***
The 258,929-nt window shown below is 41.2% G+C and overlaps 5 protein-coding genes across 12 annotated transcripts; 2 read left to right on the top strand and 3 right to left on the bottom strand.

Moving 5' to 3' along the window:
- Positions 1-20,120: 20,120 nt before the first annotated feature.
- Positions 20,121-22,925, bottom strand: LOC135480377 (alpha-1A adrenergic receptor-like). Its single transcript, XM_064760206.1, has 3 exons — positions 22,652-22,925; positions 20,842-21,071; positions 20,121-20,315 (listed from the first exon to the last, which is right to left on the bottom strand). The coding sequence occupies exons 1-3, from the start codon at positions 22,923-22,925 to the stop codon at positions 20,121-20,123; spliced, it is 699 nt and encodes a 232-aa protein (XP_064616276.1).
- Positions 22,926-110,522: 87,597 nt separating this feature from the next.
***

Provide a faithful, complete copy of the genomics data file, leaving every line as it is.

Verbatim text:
The 258,929-nt window shown below is 41.2% G+C and overlaps 5 protein-coding genes across 12 annotated transcripts; 2 read left to right on the top strand and 3 right to left on the bottom strand.

Moving 5' to 3' along the window:
- Positions 1-20,120: 20,120 nt before the first annotated feature.
- Positions 20,121-22,925, bottom strand: LOC135480377 (alpha-1A adrenergic receptor-like). Its single transcript, XM_064760206.1, has 3 exons — positions 22,652-22,925; positions 20,842-21,071; positions 20,121-20,315 (listed from the first exon to the last, which is right to left on the bottom strand). The coding sequence occupies exons 1-3, from the start codon at positions 22,923-22,925 to the stop codon at positions 20,121-20,123; spliced, it is 699 nt and encodes a 232-aa protein (XP_064616276.1).
- Positions 22,926-110,522: 87,597 nt separating this feature from the next.